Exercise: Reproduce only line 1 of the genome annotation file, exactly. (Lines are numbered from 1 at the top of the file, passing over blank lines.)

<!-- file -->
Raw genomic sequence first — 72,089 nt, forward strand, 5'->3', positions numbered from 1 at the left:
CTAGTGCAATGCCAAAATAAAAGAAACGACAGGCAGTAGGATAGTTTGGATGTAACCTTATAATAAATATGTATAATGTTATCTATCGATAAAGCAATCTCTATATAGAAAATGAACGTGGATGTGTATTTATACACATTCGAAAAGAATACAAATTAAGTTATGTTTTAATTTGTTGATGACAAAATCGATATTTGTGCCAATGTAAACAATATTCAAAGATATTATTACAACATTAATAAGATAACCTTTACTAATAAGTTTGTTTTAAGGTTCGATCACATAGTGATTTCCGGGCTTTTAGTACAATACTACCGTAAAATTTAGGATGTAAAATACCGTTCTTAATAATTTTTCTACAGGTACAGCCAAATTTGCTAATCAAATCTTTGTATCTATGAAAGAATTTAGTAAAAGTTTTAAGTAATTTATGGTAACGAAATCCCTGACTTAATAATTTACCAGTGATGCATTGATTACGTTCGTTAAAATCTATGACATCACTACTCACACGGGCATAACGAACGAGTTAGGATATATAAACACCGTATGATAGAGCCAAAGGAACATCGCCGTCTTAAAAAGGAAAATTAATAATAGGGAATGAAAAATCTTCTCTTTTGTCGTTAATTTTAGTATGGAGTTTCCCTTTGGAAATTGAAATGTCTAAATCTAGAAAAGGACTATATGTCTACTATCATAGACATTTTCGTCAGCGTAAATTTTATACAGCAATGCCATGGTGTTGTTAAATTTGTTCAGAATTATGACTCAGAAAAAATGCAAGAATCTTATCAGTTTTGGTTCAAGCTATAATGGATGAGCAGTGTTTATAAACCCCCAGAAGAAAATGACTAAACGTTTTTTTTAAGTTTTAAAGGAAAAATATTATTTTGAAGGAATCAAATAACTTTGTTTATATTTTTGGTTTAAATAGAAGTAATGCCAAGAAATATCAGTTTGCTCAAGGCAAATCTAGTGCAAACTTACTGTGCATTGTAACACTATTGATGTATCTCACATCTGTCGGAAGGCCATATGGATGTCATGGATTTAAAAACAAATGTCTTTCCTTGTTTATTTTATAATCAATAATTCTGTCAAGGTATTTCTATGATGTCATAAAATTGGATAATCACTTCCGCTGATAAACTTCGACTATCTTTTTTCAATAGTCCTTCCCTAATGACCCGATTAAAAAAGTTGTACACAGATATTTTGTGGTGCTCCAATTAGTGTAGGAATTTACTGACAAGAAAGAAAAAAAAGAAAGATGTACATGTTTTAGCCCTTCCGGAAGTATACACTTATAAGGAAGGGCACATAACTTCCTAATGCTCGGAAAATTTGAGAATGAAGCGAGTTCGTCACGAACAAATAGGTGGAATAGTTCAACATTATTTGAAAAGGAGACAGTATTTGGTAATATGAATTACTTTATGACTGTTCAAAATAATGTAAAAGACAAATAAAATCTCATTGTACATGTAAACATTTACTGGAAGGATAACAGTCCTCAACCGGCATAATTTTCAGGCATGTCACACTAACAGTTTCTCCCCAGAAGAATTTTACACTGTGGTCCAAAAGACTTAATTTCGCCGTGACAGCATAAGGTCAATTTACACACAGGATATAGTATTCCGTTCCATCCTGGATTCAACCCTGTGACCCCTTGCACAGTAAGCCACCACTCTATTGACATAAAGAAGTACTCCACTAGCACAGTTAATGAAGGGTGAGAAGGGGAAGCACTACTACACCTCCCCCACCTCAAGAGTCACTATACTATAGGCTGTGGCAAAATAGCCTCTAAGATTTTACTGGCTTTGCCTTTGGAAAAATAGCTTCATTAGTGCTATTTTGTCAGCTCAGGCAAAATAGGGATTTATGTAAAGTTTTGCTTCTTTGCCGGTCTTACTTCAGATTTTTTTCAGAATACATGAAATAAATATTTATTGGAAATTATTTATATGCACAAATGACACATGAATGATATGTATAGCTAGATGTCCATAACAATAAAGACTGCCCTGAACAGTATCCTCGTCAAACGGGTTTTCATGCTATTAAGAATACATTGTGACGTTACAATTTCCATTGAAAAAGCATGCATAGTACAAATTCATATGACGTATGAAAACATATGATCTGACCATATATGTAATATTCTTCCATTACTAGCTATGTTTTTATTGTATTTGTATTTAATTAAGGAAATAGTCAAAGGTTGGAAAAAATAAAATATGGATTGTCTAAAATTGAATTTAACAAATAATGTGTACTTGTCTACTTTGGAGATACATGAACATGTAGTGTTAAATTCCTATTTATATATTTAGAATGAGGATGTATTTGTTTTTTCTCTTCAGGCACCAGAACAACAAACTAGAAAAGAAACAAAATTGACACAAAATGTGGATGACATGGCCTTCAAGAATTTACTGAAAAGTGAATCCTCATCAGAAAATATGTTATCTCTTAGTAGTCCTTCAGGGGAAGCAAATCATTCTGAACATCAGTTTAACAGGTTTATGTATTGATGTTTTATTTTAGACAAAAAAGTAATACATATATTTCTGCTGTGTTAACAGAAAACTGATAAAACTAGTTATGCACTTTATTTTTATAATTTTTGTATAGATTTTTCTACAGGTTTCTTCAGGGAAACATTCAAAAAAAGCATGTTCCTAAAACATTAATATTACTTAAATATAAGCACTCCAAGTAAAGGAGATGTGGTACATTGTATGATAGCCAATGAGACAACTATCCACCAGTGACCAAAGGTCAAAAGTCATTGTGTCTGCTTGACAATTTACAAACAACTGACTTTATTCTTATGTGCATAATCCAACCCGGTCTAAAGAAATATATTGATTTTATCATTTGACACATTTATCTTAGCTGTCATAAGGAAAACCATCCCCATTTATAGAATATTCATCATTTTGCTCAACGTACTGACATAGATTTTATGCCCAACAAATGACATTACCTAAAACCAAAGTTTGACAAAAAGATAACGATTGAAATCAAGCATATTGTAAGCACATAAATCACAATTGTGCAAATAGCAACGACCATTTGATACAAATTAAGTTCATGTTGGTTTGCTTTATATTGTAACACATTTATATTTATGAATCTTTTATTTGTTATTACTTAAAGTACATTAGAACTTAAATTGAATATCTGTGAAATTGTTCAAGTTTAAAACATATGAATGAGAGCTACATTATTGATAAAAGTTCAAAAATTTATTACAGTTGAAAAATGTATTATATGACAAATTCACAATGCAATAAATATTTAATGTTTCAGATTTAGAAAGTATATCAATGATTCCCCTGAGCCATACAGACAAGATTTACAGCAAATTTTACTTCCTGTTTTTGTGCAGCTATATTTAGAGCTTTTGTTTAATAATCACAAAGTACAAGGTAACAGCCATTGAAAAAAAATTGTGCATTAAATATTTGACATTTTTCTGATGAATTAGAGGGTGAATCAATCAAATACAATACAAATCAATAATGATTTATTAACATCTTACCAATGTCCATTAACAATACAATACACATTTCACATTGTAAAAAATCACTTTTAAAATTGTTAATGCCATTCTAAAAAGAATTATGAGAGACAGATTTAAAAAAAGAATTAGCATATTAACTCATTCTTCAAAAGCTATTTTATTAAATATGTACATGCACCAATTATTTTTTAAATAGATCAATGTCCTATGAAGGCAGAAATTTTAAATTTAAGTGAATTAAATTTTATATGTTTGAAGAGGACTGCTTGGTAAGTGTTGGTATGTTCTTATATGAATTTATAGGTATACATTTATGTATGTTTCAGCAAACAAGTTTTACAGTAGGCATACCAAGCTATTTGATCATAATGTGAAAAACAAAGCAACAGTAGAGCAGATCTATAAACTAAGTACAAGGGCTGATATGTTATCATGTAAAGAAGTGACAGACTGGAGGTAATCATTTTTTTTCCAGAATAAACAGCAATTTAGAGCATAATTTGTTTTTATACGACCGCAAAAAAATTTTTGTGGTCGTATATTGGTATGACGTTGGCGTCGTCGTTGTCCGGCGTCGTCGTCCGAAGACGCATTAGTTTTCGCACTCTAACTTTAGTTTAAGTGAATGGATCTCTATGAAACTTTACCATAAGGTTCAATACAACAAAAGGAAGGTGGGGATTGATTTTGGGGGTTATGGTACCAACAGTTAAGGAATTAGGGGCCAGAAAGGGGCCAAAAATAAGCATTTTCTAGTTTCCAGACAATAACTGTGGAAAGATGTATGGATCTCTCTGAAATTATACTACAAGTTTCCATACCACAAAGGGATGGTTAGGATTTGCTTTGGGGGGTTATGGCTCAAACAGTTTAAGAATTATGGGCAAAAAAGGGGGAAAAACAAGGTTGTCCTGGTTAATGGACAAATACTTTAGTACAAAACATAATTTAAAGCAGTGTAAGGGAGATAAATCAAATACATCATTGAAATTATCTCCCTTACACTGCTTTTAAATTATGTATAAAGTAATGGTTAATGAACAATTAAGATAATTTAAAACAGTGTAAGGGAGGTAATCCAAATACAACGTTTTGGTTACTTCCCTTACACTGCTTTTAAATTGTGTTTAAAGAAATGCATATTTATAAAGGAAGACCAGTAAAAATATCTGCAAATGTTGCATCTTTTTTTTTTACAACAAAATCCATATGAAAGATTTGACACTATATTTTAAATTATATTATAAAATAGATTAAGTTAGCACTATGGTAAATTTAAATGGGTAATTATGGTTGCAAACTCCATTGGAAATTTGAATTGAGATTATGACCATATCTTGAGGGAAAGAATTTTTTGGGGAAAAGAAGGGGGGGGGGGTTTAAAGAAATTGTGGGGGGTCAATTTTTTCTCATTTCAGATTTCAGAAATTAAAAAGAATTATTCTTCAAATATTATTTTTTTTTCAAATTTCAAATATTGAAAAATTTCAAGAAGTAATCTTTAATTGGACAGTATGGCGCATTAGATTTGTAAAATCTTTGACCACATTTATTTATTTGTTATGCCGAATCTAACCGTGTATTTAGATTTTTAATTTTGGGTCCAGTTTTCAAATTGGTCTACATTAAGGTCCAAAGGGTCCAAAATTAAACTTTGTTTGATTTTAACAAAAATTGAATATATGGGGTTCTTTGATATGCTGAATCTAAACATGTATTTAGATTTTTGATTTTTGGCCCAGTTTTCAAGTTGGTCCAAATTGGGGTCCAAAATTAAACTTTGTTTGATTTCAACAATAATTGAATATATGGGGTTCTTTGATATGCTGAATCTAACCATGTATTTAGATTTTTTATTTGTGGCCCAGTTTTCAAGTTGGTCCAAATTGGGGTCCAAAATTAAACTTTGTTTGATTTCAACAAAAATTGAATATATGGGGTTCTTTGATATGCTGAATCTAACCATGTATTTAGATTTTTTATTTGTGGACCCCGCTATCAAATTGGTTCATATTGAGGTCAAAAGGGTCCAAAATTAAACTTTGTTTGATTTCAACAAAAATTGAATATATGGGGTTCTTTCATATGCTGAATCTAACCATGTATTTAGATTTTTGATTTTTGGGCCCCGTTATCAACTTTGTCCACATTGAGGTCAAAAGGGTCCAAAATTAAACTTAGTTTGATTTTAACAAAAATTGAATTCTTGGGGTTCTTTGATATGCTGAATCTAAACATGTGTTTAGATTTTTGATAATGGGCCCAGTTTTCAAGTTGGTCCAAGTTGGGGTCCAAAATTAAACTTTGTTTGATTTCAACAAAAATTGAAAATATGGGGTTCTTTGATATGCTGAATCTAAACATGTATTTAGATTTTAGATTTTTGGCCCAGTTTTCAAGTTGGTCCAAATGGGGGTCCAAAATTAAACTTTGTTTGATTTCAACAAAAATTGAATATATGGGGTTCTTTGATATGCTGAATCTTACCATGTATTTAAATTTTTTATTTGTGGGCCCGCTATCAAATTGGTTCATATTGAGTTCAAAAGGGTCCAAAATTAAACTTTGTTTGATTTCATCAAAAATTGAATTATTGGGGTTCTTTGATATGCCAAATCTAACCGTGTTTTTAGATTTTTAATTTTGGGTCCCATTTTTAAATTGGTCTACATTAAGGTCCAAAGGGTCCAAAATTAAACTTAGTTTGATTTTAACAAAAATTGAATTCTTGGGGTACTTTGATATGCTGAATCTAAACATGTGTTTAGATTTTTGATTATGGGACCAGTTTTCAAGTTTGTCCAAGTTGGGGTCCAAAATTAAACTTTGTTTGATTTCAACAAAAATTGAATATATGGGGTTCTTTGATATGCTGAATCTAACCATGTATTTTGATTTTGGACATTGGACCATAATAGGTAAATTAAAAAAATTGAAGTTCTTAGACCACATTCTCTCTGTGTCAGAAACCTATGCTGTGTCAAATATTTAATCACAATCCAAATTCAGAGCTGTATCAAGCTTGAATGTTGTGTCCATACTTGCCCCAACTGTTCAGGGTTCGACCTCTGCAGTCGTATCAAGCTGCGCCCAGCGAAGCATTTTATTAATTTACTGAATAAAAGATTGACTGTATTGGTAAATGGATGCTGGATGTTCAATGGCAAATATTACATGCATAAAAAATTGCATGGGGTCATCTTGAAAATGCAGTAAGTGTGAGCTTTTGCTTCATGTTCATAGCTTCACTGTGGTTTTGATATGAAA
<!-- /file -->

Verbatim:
Raw genomic sequence first — 72,089 nt, forward strand, 5'->3', positions numbered from 1 at the left: